MC: Having fun with words?

Teasdale: Yeah. With “Chaise Longue,” that was just an unhurried, un-self-censored kind of time. It wasn’t supposed to go anywhere. That one wasn’t even written for festivals. That was supposed to stay in a folder on the computer. It escaped somehow. But yeah, that was because I was staying at Hester and Joshua’s flat, because I’d come back to the island for Christmas but didn’t really have anywhere that I wanted to stay. Family can be a bit intense and it’s much nicer to stay with friends. Hester made up the chaise longue that’s in her living room. She makes it into a little bed for me, and that’s where I sleep. I ended up staying, like, six weeks. 

It sounds really, like, I was that friend that wouldn’t leave. I know I can’t speak for Hester and Joshua, but it really felt like they wanted me there and we were having a good time. We were having a right old laugh. Hester was going through a stage where she was painting like Bob Ross; she was watching loads of those and painting. She had about 30 mountain-scape paintings that she’d done, around her flat. Eventually, she had to do a shout-out on Instagram and get someone to claim them because she’d painted so many. It wasn’t even lockdown, but it was like lockdown vibes. We just stayed in, did crafts and made songs. Baked cookies. It all sounds very twee. I cringe at myself, but it was really fun. That’s where “Chaise Longue” and ‘Wet Dream” came out of.

MC: Since then, the buzz has just grown and grown—how deliberate has it been? How strategic have your drops been?

Teasdale: We’re signed to a label, so I guess Domino have their strategy. Our management have their strategy. But I guess you can hope that stuff goes as well as it can possibly go, but I think even they’re a bit “Ooh, this is going well.” Pleasantly surprised.

MC: How much do you put the success down to social media? How do you use it?

Teasdale: I really don’t love social media. I really don’t. But it is a marketing tool and it is important to have it. I’m a millennial, so Instagram was normal for me, and TikTok is still a bit mysterious to me. Even though numbers-wise we have our biggest following on there. But also, we receive the most hate on there. So, I don’t really go on it too much. I just drop a post and then run away, and try not to get too much into it. Even the compliments—I don’t think they’re good for you. In a way it’s cool, because you can do shout-outs on your stories and be, like, “Hello, I’m looking for a vegetarian restaurant” nearby this random place that we’re playing a gig, and you’ll get loads of replies. So, it’s kind of cute in a community way. But I just don’t like it. I wish I did, because I see some of my friends that are in bands and play music, they use it in such a wholesome way and they’re able to get their personality across. But I think maybe as we’ve gained more of a following, I’ve kind of put it more at arm’s length. It kind of freaks me out a bit more than it used to.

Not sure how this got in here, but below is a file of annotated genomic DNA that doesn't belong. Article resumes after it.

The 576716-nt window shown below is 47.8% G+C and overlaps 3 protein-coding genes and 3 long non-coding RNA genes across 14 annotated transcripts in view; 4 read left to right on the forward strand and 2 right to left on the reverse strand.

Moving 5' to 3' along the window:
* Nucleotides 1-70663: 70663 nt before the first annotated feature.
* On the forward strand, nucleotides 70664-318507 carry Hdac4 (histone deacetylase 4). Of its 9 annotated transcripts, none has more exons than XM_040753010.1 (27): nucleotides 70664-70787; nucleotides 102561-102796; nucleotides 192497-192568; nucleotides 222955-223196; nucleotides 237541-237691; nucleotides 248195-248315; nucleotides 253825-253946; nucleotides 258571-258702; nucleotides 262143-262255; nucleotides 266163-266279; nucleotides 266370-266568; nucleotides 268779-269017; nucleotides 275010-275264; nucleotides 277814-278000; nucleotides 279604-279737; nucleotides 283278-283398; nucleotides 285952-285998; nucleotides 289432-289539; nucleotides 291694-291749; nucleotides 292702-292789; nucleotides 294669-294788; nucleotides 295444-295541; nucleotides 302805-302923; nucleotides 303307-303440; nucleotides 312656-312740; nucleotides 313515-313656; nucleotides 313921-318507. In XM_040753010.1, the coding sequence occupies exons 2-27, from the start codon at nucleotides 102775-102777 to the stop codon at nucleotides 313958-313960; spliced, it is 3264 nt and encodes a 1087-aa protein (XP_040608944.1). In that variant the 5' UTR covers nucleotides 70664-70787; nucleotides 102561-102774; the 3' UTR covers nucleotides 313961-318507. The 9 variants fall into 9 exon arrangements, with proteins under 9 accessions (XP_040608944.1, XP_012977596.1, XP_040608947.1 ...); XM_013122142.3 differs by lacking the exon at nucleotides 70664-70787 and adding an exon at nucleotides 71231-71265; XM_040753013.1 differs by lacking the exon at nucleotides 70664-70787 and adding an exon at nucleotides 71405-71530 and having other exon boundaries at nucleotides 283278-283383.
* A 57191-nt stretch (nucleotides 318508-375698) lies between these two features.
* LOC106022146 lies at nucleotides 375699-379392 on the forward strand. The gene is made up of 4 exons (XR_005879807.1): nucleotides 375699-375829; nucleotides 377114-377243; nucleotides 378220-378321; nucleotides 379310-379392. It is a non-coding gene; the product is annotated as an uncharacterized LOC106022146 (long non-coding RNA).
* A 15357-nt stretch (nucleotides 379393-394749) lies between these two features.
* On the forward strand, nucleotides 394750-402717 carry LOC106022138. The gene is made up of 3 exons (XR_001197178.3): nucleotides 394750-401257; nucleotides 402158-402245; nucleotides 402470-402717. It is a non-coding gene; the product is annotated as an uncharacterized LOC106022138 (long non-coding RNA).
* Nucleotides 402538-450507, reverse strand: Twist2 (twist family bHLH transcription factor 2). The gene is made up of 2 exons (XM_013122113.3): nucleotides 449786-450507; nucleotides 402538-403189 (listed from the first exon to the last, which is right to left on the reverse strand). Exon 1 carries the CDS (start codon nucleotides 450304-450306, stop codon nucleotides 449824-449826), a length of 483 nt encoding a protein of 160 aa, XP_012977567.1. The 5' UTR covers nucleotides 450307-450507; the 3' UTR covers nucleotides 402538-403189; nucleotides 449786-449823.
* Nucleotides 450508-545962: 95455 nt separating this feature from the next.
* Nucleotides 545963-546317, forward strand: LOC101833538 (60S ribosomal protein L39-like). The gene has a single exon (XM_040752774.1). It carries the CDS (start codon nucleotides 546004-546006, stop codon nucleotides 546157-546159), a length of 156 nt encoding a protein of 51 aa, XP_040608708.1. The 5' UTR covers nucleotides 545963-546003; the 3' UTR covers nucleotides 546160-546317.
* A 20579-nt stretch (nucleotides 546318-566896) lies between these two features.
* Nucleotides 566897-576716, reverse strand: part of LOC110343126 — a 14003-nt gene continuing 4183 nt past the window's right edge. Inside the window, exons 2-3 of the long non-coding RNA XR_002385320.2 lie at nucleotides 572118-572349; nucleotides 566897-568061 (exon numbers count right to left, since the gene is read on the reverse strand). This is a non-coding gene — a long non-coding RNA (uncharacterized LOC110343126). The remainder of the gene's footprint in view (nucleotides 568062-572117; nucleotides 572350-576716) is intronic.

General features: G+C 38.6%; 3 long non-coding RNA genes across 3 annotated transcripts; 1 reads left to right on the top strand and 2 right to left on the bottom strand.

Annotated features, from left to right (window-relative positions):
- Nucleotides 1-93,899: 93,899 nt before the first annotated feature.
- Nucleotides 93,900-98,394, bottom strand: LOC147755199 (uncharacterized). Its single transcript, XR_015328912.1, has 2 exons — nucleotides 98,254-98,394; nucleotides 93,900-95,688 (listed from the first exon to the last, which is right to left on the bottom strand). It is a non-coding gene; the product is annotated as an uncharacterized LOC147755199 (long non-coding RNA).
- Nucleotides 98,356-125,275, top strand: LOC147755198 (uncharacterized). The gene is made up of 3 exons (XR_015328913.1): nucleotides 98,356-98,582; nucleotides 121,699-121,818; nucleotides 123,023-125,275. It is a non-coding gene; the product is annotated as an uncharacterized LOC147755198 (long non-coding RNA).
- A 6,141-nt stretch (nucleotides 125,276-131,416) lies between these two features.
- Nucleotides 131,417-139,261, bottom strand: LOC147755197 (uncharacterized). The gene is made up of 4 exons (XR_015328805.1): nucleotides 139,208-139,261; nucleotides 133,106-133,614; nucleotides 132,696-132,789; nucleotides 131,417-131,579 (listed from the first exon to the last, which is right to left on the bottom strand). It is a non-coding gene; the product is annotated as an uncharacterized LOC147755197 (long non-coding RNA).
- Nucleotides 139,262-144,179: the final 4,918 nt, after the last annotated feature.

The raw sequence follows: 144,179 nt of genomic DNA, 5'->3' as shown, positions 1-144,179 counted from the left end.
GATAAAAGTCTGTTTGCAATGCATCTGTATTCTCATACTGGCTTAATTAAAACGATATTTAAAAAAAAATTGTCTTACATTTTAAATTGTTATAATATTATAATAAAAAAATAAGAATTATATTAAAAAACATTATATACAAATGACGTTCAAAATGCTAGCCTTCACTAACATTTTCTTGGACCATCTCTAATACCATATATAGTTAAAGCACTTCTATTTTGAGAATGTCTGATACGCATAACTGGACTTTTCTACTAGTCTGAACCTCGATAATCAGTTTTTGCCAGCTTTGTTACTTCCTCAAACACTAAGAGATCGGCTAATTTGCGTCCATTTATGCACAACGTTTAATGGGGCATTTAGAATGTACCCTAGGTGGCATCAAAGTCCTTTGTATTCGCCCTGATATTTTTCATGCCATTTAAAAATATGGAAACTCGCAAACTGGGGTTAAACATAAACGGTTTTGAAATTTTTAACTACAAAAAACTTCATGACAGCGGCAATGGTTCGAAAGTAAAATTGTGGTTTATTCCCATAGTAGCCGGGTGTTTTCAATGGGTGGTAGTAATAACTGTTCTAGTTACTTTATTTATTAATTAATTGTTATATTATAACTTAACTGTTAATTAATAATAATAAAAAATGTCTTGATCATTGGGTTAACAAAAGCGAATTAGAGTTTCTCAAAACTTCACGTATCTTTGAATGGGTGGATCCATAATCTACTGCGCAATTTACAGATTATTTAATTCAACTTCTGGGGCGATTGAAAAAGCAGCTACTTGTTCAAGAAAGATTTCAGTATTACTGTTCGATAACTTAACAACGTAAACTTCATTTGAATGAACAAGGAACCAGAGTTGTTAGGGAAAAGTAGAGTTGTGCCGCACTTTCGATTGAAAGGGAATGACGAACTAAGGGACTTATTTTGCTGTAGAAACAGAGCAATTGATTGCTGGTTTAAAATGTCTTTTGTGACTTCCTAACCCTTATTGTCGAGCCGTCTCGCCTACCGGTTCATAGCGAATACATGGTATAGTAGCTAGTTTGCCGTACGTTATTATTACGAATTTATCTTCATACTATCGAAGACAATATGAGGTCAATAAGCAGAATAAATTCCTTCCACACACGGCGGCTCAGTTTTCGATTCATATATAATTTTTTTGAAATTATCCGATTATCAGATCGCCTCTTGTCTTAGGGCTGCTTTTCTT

MC: The debut album was released in April––where was it recorded? When? Who with?

Teasdale: We recorded it with Dan Carey at his studio in Streatham, which is in his home. When we went to visit, it had a really homely feel which I think was really important for us. I can’t imagine us going into a studio and having to do our takes through glass. It was really cool recording with Dan because generally he will track everyone together at the same time. We hadn’t been a band for very long and we’d done, like, three gigs. So that was maybe a bit much for us at that point. So, we did bass and drums together, and we did mine and Hester’s guitars together. So, it was really nice, because you don’t get that panic when the record button is pressed and it’s all in you and it’s like, “don’t fuck up, don’t fuck up.” It adds this realness to it. Dan would also have these games where we’d track, like, three songs at a time, and if you mess up on the third take, you have to decide whether you keep it or scrap the whole lot and start again from the beginning. That was fun. That kept it fresh and a little bit stressful in a good way.

MC: Does it feel like there’s any pressure, with the added weight of the buzz?

Teasdale:Not really. It’s just, like, the damage is done. We’ve made what we’ve made. There’s not any point in putting energy into stressing about how it’ll be received. You can’t change that. Also, we were kept super busy in the run-up to the album. There wasn’t too much time to get existential, fortunately, because I am quite good at that.

MC: What has been the response to the album so far?

Teasdale: It was very, very strange. I felt really strange for a bit. Everyone was asking about pressure in the run-up to it, and when it did really well, that’s when I felt pressure to live up to this ‘You’ve got a number one album,’ and I think we all felt like the pressure is put on you to be as good as this thing is saying you are. So, I felt a little bit uncomfortable with it for the first couple of weeks. After that happened, after that news happened, which is strange because I want to be, like “I was so happy, I felt amazing and like I’d accomplished everything I set out to achieve.” But we never really set out to achieve it. I felt happy, but odd. Like, when someone says that you’ve done a good thing. I was, like, “When are people gonna realize that it isn’t real.” Like imposter syndrome. Which doesn’t make sense.

MC: Are there any themes/concepts to the album?